The low temperature in Johns Creek on Friday was 44 degrees, which left an underdressed Atlanta radio host very cold.
In attempt to end his beef with the Johns Creek Police Department, “Southside” Steve Rickman of Rock 100.5’s Bailey and Southside show, stood at the corner of Medlock Bridge Road and State Bridge Road Friday morning, collecting donations for Special Olympics Johns Creek and holding a sign that read “I am not the smartest fellow, I thought the light was yellow.”
Rickman was also wearing very short shorts and a tight shirt, resembling an officer from the satirical Comedy Central television show, Reno 911.
“By the way, Steve does not look good in that Reno police uniform,” said Johns Creek Mayor Mike Bodker, who was at the corner with Rickman, police captain Chris Byers and officer Phil Nguyen for a Facebook Live.
Rickman was pulled over near the intersection Saturday for running a red light. Rickman began broadcasting the stop on Facebook Live, arguing that the light was yellow. The post went viral, prompting Johns Creek police to post a dashcam photo to its Facebook page, showing that Rickman did in fact run a red light.
“Johns Creek will fight back on Facebook,” Rickman said. “Watch what you do.”
At the beginning of a Facebook Live broadcast that started at 7 a.m. on Friday, Rickman shook hands, exchanged laughs and hugged Nguyen, the officer who pulled him over.
“This is your fault, man!” Rickman said with a laugh. “This is the guy that arrested me right here, we’re on Facebook Live, not his fault. He didn’t arrest me, he ticketed me for running a yellow and the light was red, huh? When I came across the intersection?”
“Yes sir,” Nguyen said.
“Who knew?” Rickman said with a shrug. “You win.”
Rickman had Byers and Bodker on his radio show this week, and after studying the photo Johns Creek police posted on Facebook, he admitted his guilt.
“I see the picture, I see what’s going, and finally I just said, ‘I’m guilty,’” Rickman said. “The light had changed, regardless of what I saw — which I did see yellow, I wasn’t fibbing — but I didn’t clear it. It was red. I’m not going to fight it in court.”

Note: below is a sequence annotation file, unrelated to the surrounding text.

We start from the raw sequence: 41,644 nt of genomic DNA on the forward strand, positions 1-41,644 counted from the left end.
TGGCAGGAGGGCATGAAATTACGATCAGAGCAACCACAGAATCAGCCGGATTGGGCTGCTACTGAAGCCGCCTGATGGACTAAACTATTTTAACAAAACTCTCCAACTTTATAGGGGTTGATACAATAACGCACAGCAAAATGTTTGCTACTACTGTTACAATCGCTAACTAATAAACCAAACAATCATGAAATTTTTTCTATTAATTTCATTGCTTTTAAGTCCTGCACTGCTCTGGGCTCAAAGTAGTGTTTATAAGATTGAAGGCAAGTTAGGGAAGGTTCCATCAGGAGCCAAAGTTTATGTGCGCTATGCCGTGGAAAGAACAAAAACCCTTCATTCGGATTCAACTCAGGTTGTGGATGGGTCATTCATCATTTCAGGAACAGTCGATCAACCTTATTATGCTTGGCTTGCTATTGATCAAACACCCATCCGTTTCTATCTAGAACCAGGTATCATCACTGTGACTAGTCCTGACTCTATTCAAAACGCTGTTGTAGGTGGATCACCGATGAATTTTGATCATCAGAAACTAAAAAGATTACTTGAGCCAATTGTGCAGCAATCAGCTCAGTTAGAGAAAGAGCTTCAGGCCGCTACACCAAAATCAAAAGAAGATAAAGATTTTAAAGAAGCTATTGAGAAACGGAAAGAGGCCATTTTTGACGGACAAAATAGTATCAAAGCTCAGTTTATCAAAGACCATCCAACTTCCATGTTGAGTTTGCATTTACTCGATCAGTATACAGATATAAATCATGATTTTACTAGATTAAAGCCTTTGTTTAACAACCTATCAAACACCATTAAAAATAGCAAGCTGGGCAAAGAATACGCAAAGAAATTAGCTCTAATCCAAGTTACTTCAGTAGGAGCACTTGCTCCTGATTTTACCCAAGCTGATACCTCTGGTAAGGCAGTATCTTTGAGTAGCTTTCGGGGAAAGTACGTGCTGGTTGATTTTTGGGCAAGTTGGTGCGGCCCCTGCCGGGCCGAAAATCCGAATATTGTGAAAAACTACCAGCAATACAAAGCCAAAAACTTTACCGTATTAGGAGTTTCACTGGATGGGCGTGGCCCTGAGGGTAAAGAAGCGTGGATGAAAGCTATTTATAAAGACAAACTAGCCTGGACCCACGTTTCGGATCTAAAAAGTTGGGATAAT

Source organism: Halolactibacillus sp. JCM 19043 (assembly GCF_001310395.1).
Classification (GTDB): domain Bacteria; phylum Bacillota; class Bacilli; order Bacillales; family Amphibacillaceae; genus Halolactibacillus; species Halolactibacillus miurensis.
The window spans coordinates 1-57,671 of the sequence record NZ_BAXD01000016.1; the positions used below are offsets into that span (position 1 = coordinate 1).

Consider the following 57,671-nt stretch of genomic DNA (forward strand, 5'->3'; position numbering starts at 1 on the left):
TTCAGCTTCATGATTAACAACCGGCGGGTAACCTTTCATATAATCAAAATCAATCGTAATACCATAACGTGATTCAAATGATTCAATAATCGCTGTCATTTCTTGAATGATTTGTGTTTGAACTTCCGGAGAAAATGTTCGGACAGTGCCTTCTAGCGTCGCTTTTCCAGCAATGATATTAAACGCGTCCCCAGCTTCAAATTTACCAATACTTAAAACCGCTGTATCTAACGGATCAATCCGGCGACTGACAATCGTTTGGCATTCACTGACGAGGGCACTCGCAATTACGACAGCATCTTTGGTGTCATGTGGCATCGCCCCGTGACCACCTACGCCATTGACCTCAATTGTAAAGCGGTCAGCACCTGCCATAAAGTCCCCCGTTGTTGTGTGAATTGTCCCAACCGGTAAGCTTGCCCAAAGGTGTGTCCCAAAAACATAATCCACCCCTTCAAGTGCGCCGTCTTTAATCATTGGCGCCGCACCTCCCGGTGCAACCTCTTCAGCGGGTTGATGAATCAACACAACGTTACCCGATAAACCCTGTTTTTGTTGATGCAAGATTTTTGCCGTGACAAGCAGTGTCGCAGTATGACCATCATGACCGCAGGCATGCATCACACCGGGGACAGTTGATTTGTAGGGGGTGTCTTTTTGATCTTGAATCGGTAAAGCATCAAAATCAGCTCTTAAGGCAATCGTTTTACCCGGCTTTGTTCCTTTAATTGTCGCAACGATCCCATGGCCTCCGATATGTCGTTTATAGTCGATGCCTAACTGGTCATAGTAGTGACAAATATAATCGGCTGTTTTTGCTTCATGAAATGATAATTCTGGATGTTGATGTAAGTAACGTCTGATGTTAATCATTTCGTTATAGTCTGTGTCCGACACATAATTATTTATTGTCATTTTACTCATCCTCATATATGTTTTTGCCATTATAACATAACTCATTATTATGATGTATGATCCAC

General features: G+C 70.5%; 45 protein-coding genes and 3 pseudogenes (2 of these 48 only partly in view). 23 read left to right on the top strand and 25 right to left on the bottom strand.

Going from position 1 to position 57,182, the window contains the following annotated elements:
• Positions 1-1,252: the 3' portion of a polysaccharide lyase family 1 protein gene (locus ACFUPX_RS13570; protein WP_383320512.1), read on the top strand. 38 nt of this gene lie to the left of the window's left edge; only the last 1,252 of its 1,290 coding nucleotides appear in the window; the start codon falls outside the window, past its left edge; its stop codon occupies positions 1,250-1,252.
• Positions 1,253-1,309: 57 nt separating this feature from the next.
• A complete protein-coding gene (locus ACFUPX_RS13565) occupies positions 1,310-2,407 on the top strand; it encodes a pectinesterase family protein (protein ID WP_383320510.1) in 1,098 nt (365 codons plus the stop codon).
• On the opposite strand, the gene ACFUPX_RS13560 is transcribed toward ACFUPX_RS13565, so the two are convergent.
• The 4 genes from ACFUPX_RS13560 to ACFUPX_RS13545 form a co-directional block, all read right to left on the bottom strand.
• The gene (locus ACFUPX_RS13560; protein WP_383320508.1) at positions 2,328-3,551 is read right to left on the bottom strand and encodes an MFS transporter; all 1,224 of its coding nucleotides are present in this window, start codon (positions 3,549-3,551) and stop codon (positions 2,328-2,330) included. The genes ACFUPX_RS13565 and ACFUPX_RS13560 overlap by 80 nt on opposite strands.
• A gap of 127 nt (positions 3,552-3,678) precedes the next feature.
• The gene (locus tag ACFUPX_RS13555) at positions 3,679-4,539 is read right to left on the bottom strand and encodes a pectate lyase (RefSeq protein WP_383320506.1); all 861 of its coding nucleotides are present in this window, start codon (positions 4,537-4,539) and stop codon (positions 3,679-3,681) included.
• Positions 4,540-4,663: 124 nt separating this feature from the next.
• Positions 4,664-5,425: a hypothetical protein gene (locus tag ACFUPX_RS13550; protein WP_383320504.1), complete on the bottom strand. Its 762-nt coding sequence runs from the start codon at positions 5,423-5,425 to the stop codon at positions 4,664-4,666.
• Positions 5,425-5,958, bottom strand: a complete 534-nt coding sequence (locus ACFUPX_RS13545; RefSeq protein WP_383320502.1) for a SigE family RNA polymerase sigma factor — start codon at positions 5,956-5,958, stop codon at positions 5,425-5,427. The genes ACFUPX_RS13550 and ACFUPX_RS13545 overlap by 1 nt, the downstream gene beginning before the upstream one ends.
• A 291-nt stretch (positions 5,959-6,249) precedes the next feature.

Rickman said his co-host, Jason Bailey, stayed on his case about the incident though, because he had given Johns Creek’s police force so much grief. Bailey told Rickman he owed Johns Creek some payback.
So, the show put this out to their fans, and the listeners came up with the idea of Rickman wearing a “Reno 911” costume and holding a sign, publicly admitting his guilt.
But how long would Rickman stay out there? Another listener chimed in and suggested that, since Rickman was bragging about how many views his first Facebook Live got, he should stay out on the corner until he passed that mark.
Sporting the short shorts and tight shirt in low temperatures, Rickman pledged to stay at the intersection and collect donations until the Facebook Live reached 11,000 views. At 11 a.m., the post was viewed more than 22,000 times, had 169 shares, more than 1,500 likes and 906 comments.
“It was all decided by our listeners,” Rickman said. “The Reno 911 thing was pretty funny, but wearing that outfit was rough. I froze my butt off this morning, wearing that skimpy little outfit.”
Rickman said in the three hours he was standing near the intersection, he collected about $1,000 in donations for Special Olympics Johns Creek.
The ticket he was given Saturday comes with three points. Rickman said he’s going to pay the fine, but he hopes that Johns Creek does him “a solid” on the points.
“I think I learned a lesson out of all of this, I truly did,” Rickman said. “The past 72 hours or so since this really blew up on me, I’ve come across probably 12 or 13 yellow lights, and last week I probably would’ve driven through them. Now I’m stopping. And people at work have stopped me and said, ‘Man, I come to a yellow light now, and I think of you, and I stop.’ So, maybe there was a good reason that this happened.”
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